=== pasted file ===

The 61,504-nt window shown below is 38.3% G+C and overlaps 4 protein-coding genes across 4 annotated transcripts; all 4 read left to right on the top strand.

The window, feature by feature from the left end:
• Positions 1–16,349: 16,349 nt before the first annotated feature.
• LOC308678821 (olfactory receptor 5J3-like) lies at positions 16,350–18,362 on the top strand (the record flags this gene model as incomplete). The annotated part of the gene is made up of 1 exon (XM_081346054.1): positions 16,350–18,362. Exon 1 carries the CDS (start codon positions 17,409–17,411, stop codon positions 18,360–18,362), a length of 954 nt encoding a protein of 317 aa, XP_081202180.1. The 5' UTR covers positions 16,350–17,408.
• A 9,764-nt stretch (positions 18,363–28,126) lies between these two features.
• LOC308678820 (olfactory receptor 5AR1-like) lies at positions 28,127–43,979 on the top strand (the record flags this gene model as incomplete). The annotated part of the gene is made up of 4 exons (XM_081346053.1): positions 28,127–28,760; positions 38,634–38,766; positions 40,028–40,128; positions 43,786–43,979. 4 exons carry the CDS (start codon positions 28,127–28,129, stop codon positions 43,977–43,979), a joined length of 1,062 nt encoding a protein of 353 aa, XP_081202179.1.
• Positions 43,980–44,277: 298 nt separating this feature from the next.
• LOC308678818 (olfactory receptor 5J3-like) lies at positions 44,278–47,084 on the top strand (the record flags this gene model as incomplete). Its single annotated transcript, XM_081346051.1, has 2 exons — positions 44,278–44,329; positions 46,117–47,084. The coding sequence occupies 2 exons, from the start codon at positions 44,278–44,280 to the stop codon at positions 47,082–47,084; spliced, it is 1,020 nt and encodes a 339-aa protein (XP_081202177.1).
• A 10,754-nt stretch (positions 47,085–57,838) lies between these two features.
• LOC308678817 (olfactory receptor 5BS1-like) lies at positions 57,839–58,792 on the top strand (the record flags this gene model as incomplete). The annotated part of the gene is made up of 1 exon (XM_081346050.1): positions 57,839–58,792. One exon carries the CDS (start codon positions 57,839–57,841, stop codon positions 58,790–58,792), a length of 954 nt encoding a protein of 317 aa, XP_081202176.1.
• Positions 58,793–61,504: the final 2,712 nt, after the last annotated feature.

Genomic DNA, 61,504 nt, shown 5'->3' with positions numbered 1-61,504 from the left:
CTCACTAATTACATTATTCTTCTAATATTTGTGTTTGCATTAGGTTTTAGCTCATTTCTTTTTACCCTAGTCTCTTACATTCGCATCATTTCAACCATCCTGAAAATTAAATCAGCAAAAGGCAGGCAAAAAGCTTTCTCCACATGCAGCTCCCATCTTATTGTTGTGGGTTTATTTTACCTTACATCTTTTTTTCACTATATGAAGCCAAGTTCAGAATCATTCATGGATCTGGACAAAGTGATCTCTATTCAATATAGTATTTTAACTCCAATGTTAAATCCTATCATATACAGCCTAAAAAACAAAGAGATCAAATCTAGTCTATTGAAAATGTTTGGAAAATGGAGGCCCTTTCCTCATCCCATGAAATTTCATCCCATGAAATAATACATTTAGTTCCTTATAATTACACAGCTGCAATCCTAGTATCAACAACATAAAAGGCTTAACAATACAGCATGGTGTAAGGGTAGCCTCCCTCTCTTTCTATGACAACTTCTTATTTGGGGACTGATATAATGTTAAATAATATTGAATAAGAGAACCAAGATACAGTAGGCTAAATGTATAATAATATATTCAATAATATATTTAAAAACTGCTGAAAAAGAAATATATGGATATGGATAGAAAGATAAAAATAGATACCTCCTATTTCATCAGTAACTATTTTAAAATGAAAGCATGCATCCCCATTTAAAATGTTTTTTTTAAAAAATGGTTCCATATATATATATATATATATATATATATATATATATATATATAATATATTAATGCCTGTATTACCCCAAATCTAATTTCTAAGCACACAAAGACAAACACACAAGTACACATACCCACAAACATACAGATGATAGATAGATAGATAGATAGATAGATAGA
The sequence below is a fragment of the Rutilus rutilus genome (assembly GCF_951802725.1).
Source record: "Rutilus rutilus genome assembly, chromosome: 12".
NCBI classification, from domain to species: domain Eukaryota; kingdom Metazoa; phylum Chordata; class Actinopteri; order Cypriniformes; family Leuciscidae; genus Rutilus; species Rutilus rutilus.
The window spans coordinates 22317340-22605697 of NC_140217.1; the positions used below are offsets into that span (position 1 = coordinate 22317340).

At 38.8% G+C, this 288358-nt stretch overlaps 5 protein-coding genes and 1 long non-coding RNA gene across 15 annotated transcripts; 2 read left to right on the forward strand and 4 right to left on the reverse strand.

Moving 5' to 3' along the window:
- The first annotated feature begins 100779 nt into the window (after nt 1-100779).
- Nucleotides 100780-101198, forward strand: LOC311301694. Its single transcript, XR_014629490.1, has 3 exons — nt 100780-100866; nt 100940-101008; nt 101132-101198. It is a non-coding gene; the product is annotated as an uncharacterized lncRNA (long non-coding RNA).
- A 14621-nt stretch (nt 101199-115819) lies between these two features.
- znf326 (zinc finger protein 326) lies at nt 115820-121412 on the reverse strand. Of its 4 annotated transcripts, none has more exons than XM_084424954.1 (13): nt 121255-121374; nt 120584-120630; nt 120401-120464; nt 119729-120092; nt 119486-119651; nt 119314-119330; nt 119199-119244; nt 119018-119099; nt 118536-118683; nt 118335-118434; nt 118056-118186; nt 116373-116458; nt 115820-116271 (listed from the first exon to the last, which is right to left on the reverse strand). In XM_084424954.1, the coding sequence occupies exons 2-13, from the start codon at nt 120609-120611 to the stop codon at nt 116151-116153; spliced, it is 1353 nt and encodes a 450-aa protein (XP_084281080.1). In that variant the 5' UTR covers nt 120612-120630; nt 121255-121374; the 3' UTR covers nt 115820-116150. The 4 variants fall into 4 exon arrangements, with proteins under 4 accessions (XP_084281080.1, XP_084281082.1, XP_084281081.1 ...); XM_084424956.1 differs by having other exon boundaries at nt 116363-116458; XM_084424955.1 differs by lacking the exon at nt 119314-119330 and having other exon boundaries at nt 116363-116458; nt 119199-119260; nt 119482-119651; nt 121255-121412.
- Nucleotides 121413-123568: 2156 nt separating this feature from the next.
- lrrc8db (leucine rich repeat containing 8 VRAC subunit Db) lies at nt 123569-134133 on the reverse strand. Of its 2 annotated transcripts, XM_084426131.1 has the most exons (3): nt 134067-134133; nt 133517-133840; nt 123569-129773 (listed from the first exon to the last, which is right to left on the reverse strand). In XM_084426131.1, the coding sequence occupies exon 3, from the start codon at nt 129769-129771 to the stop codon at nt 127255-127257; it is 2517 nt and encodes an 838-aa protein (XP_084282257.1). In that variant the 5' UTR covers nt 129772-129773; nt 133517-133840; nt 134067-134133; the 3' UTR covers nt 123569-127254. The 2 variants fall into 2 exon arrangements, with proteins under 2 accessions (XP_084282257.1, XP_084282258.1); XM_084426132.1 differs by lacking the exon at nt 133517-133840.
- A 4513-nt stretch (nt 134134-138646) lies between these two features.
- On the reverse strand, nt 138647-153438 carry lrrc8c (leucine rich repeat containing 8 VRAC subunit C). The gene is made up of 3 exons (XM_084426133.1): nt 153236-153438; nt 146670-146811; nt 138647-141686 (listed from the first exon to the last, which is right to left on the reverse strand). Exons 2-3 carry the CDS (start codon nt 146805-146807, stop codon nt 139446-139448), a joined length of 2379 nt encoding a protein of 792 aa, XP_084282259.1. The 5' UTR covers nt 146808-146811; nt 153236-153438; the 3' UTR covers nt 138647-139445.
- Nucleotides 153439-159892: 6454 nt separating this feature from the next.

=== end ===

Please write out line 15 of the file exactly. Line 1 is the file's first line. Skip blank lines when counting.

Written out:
Source record: "Rutilus rutilus genome assembly, chromosome: 12".